This week’s Automotive News brings great news: As of the mid-way point this year, dealership profitability appears to be stabilizing, according to the National Automobile Dealers Association’s (NADA) mid-year financial report.
The piece and related report show that dealership net profits have tracked closely with 2018 totals through the first half of this year. In August, the average dealership’s net profits rose to 2.4 percent, up from 2.3 percent from the same time in 2018.
This is good news because the year-to-date performance marks the first time since 2015 that net profits have not declined.
The piece notes that the improvement in net profit owes to dealers cutting expenses, and focusing more intently on their service and used vehicle businesses, where margins and sales activity are more robust than new vehicle departments.
The finding made me wonder just how much used vehicle net profits might be contributing to the increased net profit stability, and slight uptick.
I was disappointed to see that, while used vehicle net profits have improved somewhat from where they were in the beginning of the year, they still lag the net profits dealers achieved through August of 2018.
For example, the NADA data shows that through August of this year, dealers achieved $91 in retail net profit per used vehicle retailed. For this period, dealers retailed an average of 511 vehicles.
For the same period in 2018, the retail net profit per used vehicle retailed ran $104, and dealers retailed an average of 503 vehicles.
In other words, dealers retailed more used vehicles through the first eight months of this year at transaction prices roughly $500 higher than they were a year ago, and made less money.
To be sure, it’s outstanding news that the average retail net profit per used vehicle retailed is a positive number.
But I wonder where the average retail net profit per used vehicle average will land as of December 31 this year.
In 2018, dealers closed the year with $6 in average retail net profit per used vehicle retailed—almost a cause for celebration after it had dropped to -$2 in 2017.
From my work with dealers, I’ve come to recognize that the net profit trends in used vehicles owe partly to two important realities of today’s market that dealers either haven’t noticed or they choose to overlook:
Used vehicles lose their net profit juice faster than ever before. Back in March, I wrote about what I call the New Math of today’s used car business. I shared how a detailed analysis of dealer inventories shows that used vehicles typically reach a 90 percent Cost to Market percentage somewhere between 30 and 45 days in inventory.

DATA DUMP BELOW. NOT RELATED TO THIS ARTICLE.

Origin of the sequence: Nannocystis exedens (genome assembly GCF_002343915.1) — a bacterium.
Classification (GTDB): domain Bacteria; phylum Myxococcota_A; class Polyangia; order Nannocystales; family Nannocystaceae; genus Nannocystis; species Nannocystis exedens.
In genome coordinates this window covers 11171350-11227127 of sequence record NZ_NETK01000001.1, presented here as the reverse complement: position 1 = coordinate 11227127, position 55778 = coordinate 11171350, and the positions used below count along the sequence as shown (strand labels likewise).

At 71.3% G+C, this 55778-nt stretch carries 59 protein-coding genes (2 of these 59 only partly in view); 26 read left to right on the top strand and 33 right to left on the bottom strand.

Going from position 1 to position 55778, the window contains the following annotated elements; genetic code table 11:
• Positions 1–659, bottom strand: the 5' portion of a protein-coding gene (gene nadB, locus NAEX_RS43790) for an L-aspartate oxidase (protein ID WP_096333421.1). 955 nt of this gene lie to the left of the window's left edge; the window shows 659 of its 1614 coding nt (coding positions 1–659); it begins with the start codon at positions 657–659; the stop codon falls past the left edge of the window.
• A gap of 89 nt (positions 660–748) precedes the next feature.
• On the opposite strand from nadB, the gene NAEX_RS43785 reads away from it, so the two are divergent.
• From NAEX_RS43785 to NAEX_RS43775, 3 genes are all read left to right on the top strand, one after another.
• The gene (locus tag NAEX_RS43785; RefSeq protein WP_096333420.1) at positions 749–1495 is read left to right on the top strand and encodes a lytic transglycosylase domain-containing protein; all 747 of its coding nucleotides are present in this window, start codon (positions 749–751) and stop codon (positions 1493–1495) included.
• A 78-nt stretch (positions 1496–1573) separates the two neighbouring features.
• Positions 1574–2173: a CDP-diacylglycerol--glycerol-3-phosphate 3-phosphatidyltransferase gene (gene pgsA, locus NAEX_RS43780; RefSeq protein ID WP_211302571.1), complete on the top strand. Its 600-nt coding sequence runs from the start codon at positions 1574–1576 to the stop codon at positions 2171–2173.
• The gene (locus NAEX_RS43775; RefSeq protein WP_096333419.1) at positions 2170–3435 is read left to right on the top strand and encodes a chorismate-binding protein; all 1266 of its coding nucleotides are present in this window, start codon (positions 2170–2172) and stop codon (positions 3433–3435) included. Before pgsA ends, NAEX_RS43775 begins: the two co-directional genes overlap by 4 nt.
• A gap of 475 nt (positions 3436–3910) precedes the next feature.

Two years ago, used vehicles reached a Cost to Market threshold of 90 percent after 60 days. This faster pace of Cost to Market appreciation means that if dealers are retailing vehicles after 30 days, a sizable share may well amount to net profit losses after you’ve accounted for sales commissions and other expenses.
Stocking more to sell more isn’t as effective as it used to be. Dealers believe that if they stock more used cars, they’ll sell more used cars. It’s a belief that’s proven true for nearly the entire history of the used car business.
But there’s a rub in today’s market.
While dealers can still stock more cars and reasonably count on selling more units, they also need to account for the faster pace of Cost to Market appreciation. If a dealer typically carries about 50 percent of inventory older than 30 or 45 days, you can be assured that, without a concerted effort to move the troubled units among the additional inventory more quickly, the dealer has put an even higher number of vehicles on a path to net profit losses.
Given this reality, I’ve been encouraging dealers to stock their inventories based on their rolling 30-day total of retail sales. The formula’s intended to move dealers to understanding that you can no longer stock vehicles to sell them; you have to sell vehicles to earn the right to stock them.
To be sure, some of the pressure on used vehicle net profits is simply a sign of the times—we’re in an environment where price awareness, transparency and competition have never been higher.
But that’s more reason for dealers to commit themselves to managing their used vehicle investments in a manner that maximizes, rather than undermines, each used vehicle’s net profit and return on investment potential.
This is the two-part question I encourage dealers to answer as the year nears its close: Is my average retail net profit per used vehicle retailed higher than it was a year ago, and what can I do to improve it?
It’s especially important to ask this question if you’re banking on a stronger used vehicle department to drive your total dealership profitability.
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